Radhe (Salman Khan) is a loafer who also doubles as an assassin. He belongs to no group and plays for himself. He is always ready to kill for money. The higher the bidder, the more enthusiastic is Radhe. He is clear that he will never touch women or children. Into this highly-principled man’s life comes Jahnvi (Ayesha Takia), a beautiful young lady working for a call centre. She lives with her widowed mother and young brother. Jahnvi is from a middle-class background and she falls for the handsome uneducated Radhe. But she is shocked to find out how violent he is. Whether the two of them will get together and why Radhe is what he is forms the rest of the plot.

From the promos that I had seen on television, I was convinced the film would be too violent for me. That is why I refused to go near a theatre during the release. There is quite a bit of violence, but nothing that you cannot take. The film is woven with a lot of comedy and that was the best part. That’s when I realised that many of the Bollywood flicks have enforced comedy that runs parallel to the main plot. This copy of the Tamil flick Pokiri has excellent comedy and the timing is just awesome. This could make all the difference to a film.

Like, even the villain, played by Prakash Raj, has many funny moments. Not that they make him seem ridiculous or any the less dangerous. That was the best part of it. Salman Khan’s comeback is definitely worth a watch. He plays the role of a guy who must be in his thirties and he has done it so well. Welcome back, Salman!

Ayesha Takia was cute and plump and she could act too – in that order. Prakash Raj was awesome and Vinod Khanna was good. Mahesh Manjrekar as the bad police man has done his role so well that you want to kill him with your bare hands. Kudos!

Verdict: Definitely worth a watch. If it is too late to find the film in theatres near you, I am sure the DVD will be out soon.

Rating: ****

* Silly
** Shaky
*** Smart
**** Snazzy
***** Super


Rakshita, this one is for you!

This is a common recipe from typical South Indian households. Any changes from the regular recipe are my own. A hot cup of rasam during the monsoons tastes out of this world. It is also very good for the stomach. A diluted version of this is served at five-star restaurants as mulgitawni soup. I suppose they mean milagu thanni (pepper water, literally) :)


Tamarind – a small ball the size of a lemon. Soak it in hot water and squeeze the syrup and extract two cups of tamarind water and keep aside.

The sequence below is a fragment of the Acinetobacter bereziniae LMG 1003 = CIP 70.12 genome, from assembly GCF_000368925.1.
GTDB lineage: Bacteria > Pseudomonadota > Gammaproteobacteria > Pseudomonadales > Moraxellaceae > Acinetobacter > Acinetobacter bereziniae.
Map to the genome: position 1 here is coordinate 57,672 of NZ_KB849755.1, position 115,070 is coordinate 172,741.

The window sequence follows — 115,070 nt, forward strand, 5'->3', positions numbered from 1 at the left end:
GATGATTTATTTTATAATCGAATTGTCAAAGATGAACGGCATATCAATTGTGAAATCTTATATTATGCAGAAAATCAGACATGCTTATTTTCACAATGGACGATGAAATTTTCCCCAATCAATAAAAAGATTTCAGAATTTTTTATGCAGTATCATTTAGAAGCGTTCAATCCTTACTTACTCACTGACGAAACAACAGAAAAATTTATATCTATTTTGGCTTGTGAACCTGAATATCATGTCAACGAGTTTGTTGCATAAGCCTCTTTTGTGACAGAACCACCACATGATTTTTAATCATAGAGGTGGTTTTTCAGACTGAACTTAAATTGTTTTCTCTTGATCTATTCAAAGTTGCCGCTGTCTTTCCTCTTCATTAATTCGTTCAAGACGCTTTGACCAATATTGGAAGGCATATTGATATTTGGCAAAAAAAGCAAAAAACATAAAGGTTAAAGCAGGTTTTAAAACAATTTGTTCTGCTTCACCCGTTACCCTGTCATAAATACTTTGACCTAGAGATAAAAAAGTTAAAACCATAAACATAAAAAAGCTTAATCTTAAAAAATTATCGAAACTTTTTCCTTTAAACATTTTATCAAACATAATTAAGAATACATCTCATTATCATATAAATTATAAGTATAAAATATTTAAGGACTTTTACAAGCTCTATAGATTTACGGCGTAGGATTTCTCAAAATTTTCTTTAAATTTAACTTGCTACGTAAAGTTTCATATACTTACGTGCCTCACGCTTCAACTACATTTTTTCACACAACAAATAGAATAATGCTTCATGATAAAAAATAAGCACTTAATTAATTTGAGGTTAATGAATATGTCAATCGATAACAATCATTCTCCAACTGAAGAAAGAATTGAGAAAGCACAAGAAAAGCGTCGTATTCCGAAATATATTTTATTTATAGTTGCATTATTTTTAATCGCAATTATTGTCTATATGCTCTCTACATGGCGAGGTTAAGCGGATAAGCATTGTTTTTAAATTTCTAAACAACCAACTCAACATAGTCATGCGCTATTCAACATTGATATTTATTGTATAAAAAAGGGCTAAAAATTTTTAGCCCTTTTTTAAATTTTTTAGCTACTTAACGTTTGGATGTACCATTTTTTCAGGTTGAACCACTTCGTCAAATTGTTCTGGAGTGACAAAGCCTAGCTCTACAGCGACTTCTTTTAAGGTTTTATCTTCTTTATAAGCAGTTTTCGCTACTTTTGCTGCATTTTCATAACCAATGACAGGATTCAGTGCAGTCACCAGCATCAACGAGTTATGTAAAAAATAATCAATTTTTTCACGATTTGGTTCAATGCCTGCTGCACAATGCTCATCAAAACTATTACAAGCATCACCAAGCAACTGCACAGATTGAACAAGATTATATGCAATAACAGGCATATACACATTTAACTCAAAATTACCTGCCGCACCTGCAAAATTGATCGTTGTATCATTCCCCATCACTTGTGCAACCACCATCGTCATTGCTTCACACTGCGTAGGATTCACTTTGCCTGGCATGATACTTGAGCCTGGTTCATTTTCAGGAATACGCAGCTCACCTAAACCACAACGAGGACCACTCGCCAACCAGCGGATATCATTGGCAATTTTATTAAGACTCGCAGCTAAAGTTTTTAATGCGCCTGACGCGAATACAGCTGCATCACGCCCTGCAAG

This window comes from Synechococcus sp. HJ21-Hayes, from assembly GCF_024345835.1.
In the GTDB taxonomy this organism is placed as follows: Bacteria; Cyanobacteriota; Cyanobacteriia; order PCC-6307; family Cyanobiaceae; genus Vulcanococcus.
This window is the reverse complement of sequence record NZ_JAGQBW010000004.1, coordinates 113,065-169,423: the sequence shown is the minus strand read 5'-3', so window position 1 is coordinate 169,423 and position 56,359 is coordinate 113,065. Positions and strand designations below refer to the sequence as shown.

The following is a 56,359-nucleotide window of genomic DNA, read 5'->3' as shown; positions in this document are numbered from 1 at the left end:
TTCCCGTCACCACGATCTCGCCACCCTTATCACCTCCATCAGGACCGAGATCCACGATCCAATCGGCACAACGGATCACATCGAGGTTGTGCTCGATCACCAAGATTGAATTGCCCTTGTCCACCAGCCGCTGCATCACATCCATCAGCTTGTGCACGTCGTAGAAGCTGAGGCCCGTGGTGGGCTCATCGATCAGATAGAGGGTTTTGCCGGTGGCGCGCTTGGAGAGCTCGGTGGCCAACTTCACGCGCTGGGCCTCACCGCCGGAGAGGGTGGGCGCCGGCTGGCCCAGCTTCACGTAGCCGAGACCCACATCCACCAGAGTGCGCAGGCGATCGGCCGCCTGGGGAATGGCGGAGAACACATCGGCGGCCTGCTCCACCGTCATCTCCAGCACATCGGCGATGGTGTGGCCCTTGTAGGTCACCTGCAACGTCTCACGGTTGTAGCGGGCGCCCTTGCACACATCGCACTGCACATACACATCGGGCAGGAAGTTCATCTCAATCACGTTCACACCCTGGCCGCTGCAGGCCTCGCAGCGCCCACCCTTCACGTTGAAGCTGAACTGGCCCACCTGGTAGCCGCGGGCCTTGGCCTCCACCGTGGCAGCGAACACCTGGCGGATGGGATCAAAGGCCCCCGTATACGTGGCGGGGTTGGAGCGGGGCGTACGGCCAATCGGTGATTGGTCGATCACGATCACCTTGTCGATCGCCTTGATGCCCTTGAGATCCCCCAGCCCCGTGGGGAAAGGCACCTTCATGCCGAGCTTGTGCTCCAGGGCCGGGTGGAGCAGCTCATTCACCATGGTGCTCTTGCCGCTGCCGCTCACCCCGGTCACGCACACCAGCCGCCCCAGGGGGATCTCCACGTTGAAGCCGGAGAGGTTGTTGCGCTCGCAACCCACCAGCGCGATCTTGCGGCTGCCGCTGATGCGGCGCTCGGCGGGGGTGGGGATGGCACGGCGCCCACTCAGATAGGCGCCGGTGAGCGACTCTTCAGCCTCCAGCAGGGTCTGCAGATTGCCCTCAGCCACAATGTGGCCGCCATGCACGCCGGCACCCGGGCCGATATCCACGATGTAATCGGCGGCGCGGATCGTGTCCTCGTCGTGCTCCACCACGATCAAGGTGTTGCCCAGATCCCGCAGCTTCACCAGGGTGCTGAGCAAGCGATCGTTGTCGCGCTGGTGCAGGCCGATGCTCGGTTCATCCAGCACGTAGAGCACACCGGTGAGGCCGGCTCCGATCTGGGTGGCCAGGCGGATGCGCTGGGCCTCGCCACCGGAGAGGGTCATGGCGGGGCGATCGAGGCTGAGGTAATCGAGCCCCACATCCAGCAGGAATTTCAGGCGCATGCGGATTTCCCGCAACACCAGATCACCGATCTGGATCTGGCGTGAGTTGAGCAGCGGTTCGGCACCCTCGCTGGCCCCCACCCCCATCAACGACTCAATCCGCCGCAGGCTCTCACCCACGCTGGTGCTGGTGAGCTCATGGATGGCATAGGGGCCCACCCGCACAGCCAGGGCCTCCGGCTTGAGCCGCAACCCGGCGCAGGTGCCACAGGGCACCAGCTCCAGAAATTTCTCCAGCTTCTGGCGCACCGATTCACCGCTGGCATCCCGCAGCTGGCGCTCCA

கடலை பருப்பு  - Channa dal – 1 tsp
தனியா - Dhania – 1 tbsp
மிளகு - Pepper – 1 tsp
ஜீரகம் - Jeera – 1 tsp
கிராம்பு - Cloves - 2
வெத்த மிளகாய் - Red Chillies – 2
பூண்டு - Garlic – 10-15 cloves (optional)
Ghee – 2 tsp
Turmeric powder – 1 pinch
கடுகு - Rai – ½ tsp
Curry leaves – a few
Salt to taste


Take a vessel and pour the tamarind extract into it. Add salt and turmeric and keep on the gas to boil. Take a sauce-pan and add half a spoon of ghee to it. Shallow fry the channa dal and as it turns golden, add the dhania and when that turns a light red, add pepper, jeera, cloves and red chillies and roast them for a minute. If you are using garlic, add them at this point and shallow fry till golden in colour. Otherwise turn the gas off. Cool the masala and grind it as a powder and add to the tamarind mix that has boiled for at least 7-8 minutes. Bring the mixture to a boil and add water – about 3-4 cups should be fine. Wait for the mixture to boil and taste the same and add more salt or water if necessary. Crackle the rai and curry leaves in the balance ghee and add to the rasam. Drink the rasam in a soup bowl or add to white rice and relish the same.

Thursday, October 1, 2009


I know it sounds pretty self-involved talking about my birthday celebrations. But I have to share this with one and all.

I had the biggest surprise of my life when a group of friends from WEB 18 barged into our section - Nicky, Sagina, Nilima, Shilpa, Vaishali and Chaitanya - in the evening around 4 pm. They were loudly singing Happy Birthday and almost had me blushing.

They were armed with a fruit cake from Mongini's, a knife and a camera. What more could a birthday woman ask for?

They sang wildly while they made me cut the cake, fed it to me, ate some themselves, helped themselves to the chocolate bars (tiny ones) on my desk, wished me loudly, caught me on camera a number of times and burrped loudly before I shooed them away.

They made my birthday absolutely memorable. Thank you Guys! :D


It was Pankaj Udhas' ghazals on Monday, September 28, 2009 on Dassera day. Venkat and I were really looking forward to it and reached the MMRDA Grounds along with Pooja and Maya quite early to get good seats.

We reached there and got into the fourth row too and were mighty excited. The programme began with Udhas singing the song Zamana karaab hai. It was nice and after this he spoke about how he has been singing for over thirty years. He also explained the lyrics before every song and gave due respect to the poet who had written them.

I liked best the explanation he gave about Nazam - stories that are written in the form of poetry in Urdu and sometimes in Hindi. It contains four verses or bandh. The first speaks about daada-pardaada, the second about the father, the third about oneself and the fourth about the forthcoming generation. The nazam that Udhasji sang for us spoke about the first generation living in mud houses and working on the farm while leading satisfied lives. The second generation lives in brick houses and worked in offices. The present generation lives in bungalows and races by in huge cars but are not so happy with their lives. The poet hopes that the future generation would lead a happy, peaceful and satisfied life. All this came across in the lyrics as Pankaj Udhas sang Dukku sukku ek sabka... ek o bi tha zamana, ek yeh bi hai zamana. It was beautiful.

Jiyo tho jiye kaise... bin aapke is what I liked the best. The artist did sing the much-awaited and eagerly-looked-forward-to song Mohe aayi na jug se laaj main itna zor se naachi aaj, ki ghungroo toot gaye but the background music was too loud and Udhas' voice was buried under. Sad!

Overall, the show was good with the flautist and tabla-artist playing exceptionally well.